Even when young patients do not ask her directly, Dr. French plants the seed by talking about contact lenses as soon as there is a need for vision correction. Many parents do not realize that contact lenses are an option for kids, so it is a good idea to start that education process from the beginning.

To assist practitioners in helping new and current contact lens wearers better understand how to safely wear and care for their contacts, Johnson & Johnson Vision Care, Inc., developed “Healthy Vision & Contact Lenses,” an educational resource for in-office, website, and social media use. In a patient-friendly way, it offers tips for caring for contact lenses and lens cases, and has space for writing in the lens brand and replacement schedule.

It is important to share with parents all the technological advancements in today’s contact lenses, such as breathable materials, ultraviolet light protection, and shorter wearing schedules. Daily disposable contact lenses have become the most frequently prescribed lenses for children 12 years old and younger,1 in part because they alleviate parental concerns about whether children can clean and maintain the lenses properly.

AN IMPORTANT DEMOGRAPHIC

Dr. French’s practice is made up almost entirely of pediatric patients, but even in a general practice setting, children make up a substantial part of the practice, with children up to 17 years of age accounting for about 41% of contact lens patients.1 As that number grows, practitioners who set an arbitrary age limit of 13 or 14 may be missing some important opportunities for practice growth.

According to Dr. French, “If you don’t fit kids, you are missing out not only on potential revenues and opportunities for referrals to friends and family members, but you are also missing the joy of changing a child’s life for the better.”

“Healthy Vision & Contact Lenses” is available in a customizable PDF at www.acuvueprofessional.com/ hvcl or as a printed pad of tear sheets, which can be obtained by emailing healthyvision@its.jnj.com.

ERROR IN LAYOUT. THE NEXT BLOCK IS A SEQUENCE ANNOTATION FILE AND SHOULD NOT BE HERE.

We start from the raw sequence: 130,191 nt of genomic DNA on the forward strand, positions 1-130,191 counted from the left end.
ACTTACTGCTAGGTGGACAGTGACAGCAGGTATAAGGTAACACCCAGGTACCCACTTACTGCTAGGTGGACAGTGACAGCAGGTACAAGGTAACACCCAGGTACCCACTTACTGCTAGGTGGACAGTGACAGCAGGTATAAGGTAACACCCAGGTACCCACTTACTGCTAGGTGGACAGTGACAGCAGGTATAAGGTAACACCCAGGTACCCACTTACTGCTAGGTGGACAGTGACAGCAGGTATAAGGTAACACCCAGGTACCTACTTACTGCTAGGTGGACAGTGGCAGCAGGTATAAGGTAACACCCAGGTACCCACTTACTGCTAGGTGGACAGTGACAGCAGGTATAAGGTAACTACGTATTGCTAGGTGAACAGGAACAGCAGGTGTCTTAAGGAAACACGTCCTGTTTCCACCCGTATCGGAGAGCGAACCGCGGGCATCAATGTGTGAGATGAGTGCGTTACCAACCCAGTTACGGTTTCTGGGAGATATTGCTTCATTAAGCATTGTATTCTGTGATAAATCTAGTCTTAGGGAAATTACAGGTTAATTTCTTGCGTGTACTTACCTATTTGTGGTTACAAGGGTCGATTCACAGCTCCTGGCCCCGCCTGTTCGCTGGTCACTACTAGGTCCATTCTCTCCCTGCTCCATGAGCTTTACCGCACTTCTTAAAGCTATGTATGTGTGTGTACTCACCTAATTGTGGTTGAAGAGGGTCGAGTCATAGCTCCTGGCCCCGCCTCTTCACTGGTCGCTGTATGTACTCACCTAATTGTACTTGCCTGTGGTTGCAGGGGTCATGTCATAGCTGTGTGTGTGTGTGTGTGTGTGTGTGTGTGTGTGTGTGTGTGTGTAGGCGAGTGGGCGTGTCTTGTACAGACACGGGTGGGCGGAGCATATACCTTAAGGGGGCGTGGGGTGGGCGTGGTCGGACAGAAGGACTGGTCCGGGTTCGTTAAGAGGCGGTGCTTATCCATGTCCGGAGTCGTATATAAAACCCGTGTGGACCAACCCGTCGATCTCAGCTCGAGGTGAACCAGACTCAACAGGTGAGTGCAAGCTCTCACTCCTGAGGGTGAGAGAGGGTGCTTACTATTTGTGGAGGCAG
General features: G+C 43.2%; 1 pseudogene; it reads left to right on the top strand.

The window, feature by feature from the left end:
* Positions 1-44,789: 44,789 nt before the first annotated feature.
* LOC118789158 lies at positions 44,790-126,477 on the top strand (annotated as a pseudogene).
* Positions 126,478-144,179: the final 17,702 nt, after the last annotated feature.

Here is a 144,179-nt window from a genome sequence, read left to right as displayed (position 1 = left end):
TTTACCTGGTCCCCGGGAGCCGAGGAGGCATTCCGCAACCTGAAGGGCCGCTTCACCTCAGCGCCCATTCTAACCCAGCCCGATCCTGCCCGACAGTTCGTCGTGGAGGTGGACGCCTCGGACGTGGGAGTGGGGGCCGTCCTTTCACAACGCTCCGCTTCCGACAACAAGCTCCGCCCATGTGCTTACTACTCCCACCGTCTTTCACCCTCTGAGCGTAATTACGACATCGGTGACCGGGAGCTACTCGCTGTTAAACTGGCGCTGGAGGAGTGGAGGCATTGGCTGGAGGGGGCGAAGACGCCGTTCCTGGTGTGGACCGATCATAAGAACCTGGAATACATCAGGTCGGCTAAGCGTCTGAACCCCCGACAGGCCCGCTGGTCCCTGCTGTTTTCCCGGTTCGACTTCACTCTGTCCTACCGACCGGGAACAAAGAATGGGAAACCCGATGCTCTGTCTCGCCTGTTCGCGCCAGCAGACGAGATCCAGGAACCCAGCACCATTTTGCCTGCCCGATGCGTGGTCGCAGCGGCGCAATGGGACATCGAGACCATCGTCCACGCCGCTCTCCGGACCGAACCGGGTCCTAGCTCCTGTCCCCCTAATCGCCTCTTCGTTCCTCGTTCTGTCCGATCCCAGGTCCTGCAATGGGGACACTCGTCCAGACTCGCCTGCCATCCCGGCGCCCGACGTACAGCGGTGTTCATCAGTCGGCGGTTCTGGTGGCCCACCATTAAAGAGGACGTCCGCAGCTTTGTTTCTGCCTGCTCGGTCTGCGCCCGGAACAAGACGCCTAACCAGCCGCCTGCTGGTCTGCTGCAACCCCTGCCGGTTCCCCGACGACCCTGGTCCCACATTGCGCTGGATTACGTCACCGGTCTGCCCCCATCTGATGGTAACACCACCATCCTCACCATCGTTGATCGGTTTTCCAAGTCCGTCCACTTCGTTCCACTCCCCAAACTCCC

W. Lee Ball Jr., OD, is the associate director of professional affairs for Vistakon Division of Johnson & Johnson Vision Care, Inc. Dr. Ball may be reached at (904) 443-1383; wball@its.jnj.com.

Mary Lou French, OD, MEd, is in practice at Children’s Eyecare located in Orland Park, Illinois. She has no financial interests or consulting relationships related to this article, but has served as a consultant to Vistakon. Dr. French may be reached at 708-403-0123; mlfrenchod@comcast.net.

Jeffrey J. Walline, OD, PhD, is an associate professor at The Ohio State University College of Optometry and served as principal investigator on both the CLIP and ACHIEVE studies. He has received honoraria from Johnson & Johnson Vision Care Inc., and the ACHIEVE study was supported by funding from Johnson & Johnson Vision Care, Inc. and The Vision Care Institute, LLC. Dr. Walline may be reached at (614) 247-6840; walline.1@osu.edu

  1. Children & Contact Lenses: Doctors’ Attitudes and Practices in Fitting Children in Contacts. The American Optometric Association (AOA) Research and Information Center in conjunction with the Sports Vision Section and Contact Lens and Cornea Sections of AOA, with support from Vistakon, Division of Johnson & Johnson Vision Care, Inc. 2010. Accessed March 20, 2013 http://www.aoa.org/documents/npr10520_Executivesummarychildrenandcontactlensesstudy_final.pdf.Accessed March 20, 2013.
  2. Walline JJ, Gaume A, Jones LA, et al. Benefits of contact lens wear for children and teens. Eye Contact Lens. 2007;33(6 Pt 1):317-321.
  3. Walline JJ, Jones LA, Rah MJ, et al; CLIP Study Group. Contact Lenses In Pediatrics (CLIP) Study: chair time and ocular health. Optom Vis Sci. 2007;84(9):896-902.Walline JJ, Jones LA, Sinnott L, et al. Randomized trial of the effect of contact lens wear on self-perception in children. Optom Vis Sci. 2009;86:222-232.